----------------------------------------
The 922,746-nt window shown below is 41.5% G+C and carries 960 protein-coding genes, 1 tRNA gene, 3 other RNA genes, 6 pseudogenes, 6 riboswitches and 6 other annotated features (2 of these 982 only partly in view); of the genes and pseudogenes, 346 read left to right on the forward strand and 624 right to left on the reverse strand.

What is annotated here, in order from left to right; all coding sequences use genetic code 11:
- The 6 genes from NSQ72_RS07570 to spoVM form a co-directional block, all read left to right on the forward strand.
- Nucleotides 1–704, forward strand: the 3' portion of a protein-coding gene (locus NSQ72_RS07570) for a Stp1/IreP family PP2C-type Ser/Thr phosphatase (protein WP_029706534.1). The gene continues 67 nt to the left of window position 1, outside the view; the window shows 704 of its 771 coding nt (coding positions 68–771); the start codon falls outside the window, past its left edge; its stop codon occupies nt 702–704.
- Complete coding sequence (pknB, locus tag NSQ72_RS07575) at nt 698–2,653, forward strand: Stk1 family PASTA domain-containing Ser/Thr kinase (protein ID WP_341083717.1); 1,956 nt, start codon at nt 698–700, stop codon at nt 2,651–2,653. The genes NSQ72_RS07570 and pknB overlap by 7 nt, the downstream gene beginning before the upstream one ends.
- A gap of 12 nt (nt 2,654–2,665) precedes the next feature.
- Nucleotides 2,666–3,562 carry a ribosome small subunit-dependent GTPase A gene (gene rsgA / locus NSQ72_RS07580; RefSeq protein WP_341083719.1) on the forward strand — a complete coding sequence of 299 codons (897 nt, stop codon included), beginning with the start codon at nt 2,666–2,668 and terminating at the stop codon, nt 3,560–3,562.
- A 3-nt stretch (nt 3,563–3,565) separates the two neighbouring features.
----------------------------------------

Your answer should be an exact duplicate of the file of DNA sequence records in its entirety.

The 922,746-nt window shown below is 41.5% G+C and carries 960 protein-coding genes, 1 tRNA gene, 3 other RNA genes, 6 pseudogenes, 6 riboswitches and 6 other annotated features (2 of these 982 only partly in view); of the genes and pseudogenes, 346 read left to right on the forward strand and 624 right to left on the reverse strand.

What is annotated here, in order from left to right; all coding sequences use genetic code 11:
- The 6 genes from NSQ72_RS07570 to spoVM form a co-directional block, all read left to right on the forward strand.
- Nucleotides 1–704, forward strand: the 3' portion of a protein-coding gene (locus NSQ72_RS07570) for a Stp1/IreP family PP2C-type Ser/Thr phosphatase (protein WP_029706534.1). The gene continues 67 nt to the left of window position 1, outside the view; the window shows 704 of its 771 coding nt (coding positions 68–771); the start codon falls outside the window, past its left edge; its stop codon occupies nt 702–704.
- Complete coding sequence (pknB, locus tag NSQ72_RS07575) at nt 698–2,653, forward strand: Stk1 family PASTA domain-containing Ser/Thr kinase (protein ID WP_341083717.1); 1,956 nt, start codon at nt 698–700, stop codon at nt 2,651–2,653. The genes NSQ72_RS07570 and pknB overlap by 7 nt, the downstream gene beginning before the upstream one ends.
- A gap of 12 nt (nt 2,654–2,665) precedes the next feature.
- Nucleotides 2,666–3,562 carry a ribosome small subunit-dependent GTPase A gene (gene rsgA / locus NSQ72_RS07580; RefSeq protein WP_341083719.1) on the forward strand — a complete coding sequence of 299 codons (897 nt, stop codon included), beginning with the start codon at nt 2,666–2,668 and terminating at the stop codon, nt 3,560–3,562.
- A 3-nt stretch (nt 3,563–3,565) separates the two neighbouring features.